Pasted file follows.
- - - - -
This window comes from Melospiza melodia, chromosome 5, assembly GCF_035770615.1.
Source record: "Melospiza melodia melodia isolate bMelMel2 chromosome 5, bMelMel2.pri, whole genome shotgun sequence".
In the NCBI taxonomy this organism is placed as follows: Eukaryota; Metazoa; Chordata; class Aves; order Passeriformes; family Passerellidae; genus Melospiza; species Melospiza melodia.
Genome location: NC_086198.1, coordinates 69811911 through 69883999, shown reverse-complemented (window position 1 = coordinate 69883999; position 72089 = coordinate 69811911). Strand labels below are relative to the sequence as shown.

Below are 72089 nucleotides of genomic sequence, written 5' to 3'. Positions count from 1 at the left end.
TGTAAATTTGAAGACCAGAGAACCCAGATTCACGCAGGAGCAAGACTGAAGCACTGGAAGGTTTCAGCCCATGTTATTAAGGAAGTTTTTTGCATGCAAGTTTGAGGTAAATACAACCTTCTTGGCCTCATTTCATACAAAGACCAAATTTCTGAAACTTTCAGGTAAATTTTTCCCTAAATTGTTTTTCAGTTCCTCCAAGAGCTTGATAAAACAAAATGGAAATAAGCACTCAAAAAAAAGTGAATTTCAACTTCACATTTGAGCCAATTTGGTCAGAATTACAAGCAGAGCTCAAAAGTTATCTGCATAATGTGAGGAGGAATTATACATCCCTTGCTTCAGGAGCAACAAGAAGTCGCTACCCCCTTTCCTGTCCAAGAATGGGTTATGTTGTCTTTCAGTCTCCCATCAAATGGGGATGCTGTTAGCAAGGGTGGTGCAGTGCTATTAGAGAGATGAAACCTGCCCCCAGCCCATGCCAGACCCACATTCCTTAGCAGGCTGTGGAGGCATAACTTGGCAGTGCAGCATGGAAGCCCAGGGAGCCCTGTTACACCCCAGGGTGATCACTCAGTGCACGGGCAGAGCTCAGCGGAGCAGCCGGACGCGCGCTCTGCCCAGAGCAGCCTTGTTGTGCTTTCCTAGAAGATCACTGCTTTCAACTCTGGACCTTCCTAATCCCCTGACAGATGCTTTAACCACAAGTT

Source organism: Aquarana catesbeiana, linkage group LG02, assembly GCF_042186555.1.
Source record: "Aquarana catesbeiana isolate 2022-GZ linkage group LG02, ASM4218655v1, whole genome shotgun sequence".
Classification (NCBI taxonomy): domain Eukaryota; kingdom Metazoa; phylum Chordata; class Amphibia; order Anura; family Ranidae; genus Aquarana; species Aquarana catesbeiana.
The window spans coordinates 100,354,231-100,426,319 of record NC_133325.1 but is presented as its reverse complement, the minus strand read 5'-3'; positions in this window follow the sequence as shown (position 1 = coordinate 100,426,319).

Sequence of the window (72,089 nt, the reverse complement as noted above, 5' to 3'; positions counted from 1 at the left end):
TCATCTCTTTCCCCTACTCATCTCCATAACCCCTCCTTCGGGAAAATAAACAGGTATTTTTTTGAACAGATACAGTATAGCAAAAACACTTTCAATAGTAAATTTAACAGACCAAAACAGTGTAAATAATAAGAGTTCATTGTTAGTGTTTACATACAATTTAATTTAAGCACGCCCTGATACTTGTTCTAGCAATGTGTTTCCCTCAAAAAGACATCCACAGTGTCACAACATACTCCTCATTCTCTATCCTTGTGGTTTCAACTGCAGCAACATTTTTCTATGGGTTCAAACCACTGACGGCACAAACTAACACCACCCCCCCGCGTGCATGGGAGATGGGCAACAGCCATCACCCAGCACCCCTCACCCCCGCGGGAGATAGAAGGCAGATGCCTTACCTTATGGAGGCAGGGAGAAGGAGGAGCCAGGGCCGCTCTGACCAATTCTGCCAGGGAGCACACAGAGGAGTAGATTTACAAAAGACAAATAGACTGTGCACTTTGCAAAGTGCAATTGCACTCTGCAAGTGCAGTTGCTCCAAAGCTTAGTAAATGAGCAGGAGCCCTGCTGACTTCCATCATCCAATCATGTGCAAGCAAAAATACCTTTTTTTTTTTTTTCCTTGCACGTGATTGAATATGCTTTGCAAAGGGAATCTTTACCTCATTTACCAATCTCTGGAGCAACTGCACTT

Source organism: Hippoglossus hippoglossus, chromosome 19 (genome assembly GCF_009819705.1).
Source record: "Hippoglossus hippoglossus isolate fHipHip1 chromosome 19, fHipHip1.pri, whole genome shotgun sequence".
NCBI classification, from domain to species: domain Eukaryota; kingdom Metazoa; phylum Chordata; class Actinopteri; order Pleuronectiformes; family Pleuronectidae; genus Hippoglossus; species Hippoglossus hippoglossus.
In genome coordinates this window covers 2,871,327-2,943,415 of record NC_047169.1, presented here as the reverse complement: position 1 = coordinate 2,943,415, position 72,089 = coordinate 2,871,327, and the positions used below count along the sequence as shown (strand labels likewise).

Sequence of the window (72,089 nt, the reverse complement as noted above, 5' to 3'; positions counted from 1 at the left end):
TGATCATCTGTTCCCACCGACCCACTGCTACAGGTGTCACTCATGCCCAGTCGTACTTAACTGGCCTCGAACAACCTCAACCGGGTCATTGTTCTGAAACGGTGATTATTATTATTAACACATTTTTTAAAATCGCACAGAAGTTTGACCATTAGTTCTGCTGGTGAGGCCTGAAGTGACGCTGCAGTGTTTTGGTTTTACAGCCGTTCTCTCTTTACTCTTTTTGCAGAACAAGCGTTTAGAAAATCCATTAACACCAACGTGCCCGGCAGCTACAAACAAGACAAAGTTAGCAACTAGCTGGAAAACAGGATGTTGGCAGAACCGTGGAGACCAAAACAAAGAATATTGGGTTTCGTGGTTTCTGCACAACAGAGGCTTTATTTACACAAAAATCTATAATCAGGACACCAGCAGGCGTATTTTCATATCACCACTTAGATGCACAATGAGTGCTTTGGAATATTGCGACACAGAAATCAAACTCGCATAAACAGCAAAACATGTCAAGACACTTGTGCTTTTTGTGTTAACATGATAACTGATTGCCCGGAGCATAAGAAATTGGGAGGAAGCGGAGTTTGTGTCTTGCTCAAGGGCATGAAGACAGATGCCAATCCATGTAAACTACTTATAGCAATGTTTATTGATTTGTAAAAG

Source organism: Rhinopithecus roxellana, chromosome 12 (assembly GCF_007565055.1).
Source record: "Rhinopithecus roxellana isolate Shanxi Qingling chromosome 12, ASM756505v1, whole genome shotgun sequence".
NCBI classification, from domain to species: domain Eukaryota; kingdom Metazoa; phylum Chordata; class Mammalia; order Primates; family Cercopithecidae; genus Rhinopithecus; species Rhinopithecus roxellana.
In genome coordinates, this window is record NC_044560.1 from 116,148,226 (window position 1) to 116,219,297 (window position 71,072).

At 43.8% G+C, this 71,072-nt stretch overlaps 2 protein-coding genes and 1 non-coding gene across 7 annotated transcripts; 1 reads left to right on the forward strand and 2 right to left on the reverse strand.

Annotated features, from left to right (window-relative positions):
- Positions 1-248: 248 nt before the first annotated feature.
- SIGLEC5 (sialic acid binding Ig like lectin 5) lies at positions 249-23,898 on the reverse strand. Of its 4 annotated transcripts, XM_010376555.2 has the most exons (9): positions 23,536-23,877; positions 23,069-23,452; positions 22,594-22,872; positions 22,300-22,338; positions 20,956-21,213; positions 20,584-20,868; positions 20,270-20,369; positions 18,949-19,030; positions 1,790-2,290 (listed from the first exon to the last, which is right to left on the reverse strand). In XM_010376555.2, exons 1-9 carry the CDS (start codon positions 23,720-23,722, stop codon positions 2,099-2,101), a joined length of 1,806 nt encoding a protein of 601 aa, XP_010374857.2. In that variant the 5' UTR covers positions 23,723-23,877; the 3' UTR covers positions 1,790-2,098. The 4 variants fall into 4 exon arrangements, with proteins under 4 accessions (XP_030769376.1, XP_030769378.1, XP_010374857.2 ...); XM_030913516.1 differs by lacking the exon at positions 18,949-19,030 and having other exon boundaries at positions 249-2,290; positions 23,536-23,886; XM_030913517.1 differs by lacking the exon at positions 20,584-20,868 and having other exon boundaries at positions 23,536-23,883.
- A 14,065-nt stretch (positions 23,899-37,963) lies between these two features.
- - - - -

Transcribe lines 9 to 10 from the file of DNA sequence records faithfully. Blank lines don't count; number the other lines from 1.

Classification (NCBI taxonomy): domain Eukaryota; kingdom Metazoa; phylum Chordata; class Amphibia; order Anura; family Ranidae; genus Aquarana; species Aquarana catesbeiana.
The window spans coordinates 100,354,231-100,426,319 of record NC_133325.1 but is presented as its reverse complement, the minus strand read 5'-3'; positions in this window follow the sequence as shown (position 1 = coordinate 100,426,319).